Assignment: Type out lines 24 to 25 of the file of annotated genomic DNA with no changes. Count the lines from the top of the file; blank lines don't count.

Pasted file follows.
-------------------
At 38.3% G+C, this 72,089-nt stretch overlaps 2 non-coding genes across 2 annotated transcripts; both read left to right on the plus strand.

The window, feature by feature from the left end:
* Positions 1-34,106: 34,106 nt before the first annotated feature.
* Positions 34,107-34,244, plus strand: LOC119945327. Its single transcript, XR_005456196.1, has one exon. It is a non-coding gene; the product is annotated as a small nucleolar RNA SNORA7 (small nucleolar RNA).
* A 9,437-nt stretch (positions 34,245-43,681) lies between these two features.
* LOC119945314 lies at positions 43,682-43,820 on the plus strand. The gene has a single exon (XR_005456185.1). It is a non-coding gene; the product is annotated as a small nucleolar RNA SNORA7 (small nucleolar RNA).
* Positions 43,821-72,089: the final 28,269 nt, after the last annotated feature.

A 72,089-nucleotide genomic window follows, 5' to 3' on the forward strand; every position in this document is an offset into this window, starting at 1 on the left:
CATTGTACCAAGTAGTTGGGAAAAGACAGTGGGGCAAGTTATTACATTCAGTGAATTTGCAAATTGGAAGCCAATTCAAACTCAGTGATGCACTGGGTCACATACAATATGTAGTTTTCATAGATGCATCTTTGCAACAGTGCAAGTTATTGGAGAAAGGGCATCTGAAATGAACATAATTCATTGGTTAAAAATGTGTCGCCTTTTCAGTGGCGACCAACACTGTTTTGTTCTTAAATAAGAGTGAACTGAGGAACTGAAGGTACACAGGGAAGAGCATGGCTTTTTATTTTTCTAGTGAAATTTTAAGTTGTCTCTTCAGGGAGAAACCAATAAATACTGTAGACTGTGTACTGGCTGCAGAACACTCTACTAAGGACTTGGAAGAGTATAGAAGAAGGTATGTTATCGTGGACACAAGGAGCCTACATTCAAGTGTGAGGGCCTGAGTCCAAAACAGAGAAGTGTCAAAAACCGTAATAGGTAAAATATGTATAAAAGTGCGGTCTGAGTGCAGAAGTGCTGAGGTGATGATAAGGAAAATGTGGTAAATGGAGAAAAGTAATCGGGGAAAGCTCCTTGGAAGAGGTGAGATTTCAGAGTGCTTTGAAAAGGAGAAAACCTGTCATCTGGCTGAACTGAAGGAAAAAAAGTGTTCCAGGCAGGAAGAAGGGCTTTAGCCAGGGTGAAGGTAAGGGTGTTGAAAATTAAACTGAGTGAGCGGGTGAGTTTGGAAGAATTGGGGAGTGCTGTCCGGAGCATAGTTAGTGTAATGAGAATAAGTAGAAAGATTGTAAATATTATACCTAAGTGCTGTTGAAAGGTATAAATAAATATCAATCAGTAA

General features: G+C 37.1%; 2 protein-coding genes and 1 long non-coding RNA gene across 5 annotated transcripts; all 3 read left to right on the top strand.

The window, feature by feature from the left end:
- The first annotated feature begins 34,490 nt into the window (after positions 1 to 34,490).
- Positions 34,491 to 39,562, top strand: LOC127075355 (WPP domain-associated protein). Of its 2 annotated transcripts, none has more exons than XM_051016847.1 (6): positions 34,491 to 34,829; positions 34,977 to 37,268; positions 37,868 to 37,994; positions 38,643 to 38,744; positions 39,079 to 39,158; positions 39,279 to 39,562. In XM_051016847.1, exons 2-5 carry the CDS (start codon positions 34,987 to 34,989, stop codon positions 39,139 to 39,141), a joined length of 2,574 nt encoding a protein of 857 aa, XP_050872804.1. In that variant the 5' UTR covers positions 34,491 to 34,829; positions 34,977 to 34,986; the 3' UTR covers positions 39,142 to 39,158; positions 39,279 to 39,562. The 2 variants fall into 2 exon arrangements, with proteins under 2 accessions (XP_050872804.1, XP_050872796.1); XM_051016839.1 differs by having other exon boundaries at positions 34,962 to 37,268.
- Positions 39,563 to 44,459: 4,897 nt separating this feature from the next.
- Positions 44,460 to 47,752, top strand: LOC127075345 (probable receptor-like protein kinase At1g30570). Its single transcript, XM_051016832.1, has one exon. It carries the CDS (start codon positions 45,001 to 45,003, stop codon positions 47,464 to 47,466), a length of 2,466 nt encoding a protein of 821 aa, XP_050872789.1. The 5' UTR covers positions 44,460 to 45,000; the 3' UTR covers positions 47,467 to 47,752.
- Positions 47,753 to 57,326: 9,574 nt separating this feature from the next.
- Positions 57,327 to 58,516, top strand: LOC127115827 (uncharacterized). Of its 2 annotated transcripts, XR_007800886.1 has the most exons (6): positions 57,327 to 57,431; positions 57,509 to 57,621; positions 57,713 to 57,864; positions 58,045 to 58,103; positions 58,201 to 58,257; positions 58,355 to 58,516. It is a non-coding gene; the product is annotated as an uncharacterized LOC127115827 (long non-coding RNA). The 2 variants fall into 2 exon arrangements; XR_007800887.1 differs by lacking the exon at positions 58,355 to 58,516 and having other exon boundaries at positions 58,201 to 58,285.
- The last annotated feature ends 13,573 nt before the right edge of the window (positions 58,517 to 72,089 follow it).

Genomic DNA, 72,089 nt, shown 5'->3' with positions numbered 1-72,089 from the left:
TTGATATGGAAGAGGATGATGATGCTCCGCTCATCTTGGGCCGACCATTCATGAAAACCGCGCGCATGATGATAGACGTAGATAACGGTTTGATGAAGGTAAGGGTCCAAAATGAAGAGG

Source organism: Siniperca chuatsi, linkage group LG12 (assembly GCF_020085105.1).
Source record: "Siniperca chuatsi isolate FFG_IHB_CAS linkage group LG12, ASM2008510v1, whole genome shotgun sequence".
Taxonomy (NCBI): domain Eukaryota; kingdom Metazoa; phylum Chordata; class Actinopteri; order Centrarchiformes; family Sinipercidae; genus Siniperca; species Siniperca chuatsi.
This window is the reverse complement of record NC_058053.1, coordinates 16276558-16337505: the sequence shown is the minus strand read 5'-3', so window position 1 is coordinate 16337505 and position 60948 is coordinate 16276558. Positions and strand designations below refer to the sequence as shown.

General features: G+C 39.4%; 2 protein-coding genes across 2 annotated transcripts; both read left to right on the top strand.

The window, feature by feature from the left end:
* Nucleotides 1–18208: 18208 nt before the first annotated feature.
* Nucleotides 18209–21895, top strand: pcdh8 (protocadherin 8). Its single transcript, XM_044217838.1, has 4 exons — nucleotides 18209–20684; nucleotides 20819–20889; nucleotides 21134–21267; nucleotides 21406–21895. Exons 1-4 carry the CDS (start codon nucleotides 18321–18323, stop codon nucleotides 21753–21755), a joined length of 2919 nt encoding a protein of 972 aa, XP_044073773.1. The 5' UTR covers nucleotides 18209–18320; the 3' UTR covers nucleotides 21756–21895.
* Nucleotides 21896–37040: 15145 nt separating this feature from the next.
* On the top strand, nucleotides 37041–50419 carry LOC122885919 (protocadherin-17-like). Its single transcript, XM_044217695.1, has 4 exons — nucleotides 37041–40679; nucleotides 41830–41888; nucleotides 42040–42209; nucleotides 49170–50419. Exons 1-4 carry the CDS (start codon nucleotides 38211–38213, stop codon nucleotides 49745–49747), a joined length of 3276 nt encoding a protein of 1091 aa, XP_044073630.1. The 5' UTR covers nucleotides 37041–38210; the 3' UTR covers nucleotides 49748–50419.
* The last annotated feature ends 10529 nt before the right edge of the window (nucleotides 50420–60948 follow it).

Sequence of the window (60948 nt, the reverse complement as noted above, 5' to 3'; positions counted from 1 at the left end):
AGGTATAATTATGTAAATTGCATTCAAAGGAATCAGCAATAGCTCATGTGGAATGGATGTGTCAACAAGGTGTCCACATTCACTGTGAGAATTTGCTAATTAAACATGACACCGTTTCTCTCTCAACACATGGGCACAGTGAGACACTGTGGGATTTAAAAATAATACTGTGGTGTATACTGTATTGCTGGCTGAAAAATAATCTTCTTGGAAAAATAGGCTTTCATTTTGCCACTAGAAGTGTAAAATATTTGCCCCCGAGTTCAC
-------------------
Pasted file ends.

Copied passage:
This window is the reverse complement of record NC_058053.1, coordinates 16276558-16337505: the sequence shown is the minus strand read 5'-3', so window position 1 is coordinate 16337505 and position 60948 is coordinate 16276558. Positions and strand designations below refer to the sequence as shown.

General features: G+C 39.4%; 2 protein-coding genes across 2 annotated transcripts; both read left to right on the top strand.